Over the course of roughly a month, the part of the Moon that is illuminated goes through a regular cycle of phases. Starting from dark new moon phase, the Moon gradually brightens, or waxes, through waxing crescent, first quarter, waxing gibbous and finally to a bright full moon phase 14 days later. The Moon then dims, or wanes, over the next 14 days, going through waning gibbous, third quarter, waning crescent and finally dark new moon again. This cycle is due to the relative orientation of the Sun, Moon and Earth, and the dark portions of the Moon are always caused by its own shadow shielding the Sun’s rays. New moon phase happens when the Sun, the Moon and the Earth are in a line, so that the far side of the Moon we can’t see is lit up. Full moon phase happens when the Sun, the Earth and the Moon are in a line, so we see the sunlit side of the Moon. The other phases occur in between these two alignments, which are also called syzygy.
“A month is a Moonth, a Moonth is a moon.” For many traditional calendars – Hawaiian, Chinese, Hebrew, Islamic – this is still true, although our western calendar has been tweaked to fit the months into one year. The new moon is the start of the lunar month, and the time when the moon lies between the Sun and the Earth (this is called syzygy, a great Scrabble word). Imagine yourself floating out in space well above the Sun, Moon and Earth, and you will see these three bodies in a row, with the Sun-lit side of the Moon facing away from the Earth. So where is the new Moon in the sky? Directly in front the Sun!
Why doesn’t the Moon block, or eclipse, the Sun every time the new moon phase happens? It’s because the plane of the Moon’s orbit is actually inclined by about 5° relative to the plane of the Earth’s orbit (the ecliptic plane). So most of the time, the Sun, Moon and Earth are out of alignment during new moon. However, the Moon’s orbit actually rotates, or precesses, every 27.2 days. So perfect alignment at new moon occurs about once every 18 years, a period the Babylonians called a Saros cycle (a complete explanation can be found here). In fact, there are several Saros eclipse cycles because the Sun-Moon-Earth alignment doesn’t have to be perfect, so we get about two eclipses at new moon every year.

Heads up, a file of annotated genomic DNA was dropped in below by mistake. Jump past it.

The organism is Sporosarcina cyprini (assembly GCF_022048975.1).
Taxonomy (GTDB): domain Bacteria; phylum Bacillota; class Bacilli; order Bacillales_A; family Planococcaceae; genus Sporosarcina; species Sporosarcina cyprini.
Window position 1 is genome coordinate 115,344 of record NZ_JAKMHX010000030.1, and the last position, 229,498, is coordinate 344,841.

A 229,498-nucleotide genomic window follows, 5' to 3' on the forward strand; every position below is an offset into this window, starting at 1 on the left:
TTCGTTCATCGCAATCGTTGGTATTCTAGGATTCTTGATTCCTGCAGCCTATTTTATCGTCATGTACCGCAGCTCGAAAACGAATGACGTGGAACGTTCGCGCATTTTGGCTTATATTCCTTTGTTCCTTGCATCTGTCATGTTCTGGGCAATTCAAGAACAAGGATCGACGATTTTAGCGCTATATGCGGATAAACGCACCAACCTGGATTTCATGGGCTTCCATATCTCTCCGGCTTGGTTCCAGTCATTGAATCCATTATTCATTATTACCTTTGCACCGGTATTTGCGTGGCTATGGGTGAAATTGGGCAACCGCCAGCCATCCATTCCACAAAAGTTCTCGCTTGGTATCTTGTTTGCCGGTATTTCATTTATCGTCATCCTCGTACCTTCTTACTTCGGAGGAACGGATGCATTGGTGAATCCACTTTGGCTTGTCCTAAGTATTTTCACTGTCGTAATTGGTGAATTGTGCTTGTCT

New moon is a great time for star-gazing as the Sun and the Moon will have both set in the evening. So be sure to enjoy the dark skies that accompany the new Moon!
The waxing crescent is the first phase in the new Moon to new Moon lunar cycle. You can catch it by looking toward the western sky early in the evening; there you will see a bowl-shaped sliver pointing toward the setting Sun, following it down to the horizon. The opposite side is darker but not completely dark – it is faintly lit up by sunlight reflected from the Earth’s surface, called Earthshine. The origin of Earthshine was first figured out by Leonardo Da Vinci in the 1500s; scientists now use Earthshine to track global cloud coverage and variations in the Earth’s climate. The waxing and waning crescent phases are the best time to observe Earthshine, so enjoy our spotlight on the Moon!
Maui astronomer Harriet Witt describes the First Quarter Moon and brings you out into space, so you can see how lunar phases work. So take sometime out of your busy day, take a deep breath, and let Harriet bring you on a journey through the night sky.
Listen here [4:24m]:
What’s the facts:
It is called the First Quarter Moon, because that is what the moon looks like to us here on Earth (1/4 of a big round ball). To us, it seems as though the stars, the planets, and the moon, change throughout time, but really, we are turning, taking a different view of the night sky as we do. Our lunar phases are relative to the Sun (our source of light), and changes as the moon follows its orbit around the Earth, and the Earth spins and follows its orbit around the Sun. It’s pretty complicated once you think about it!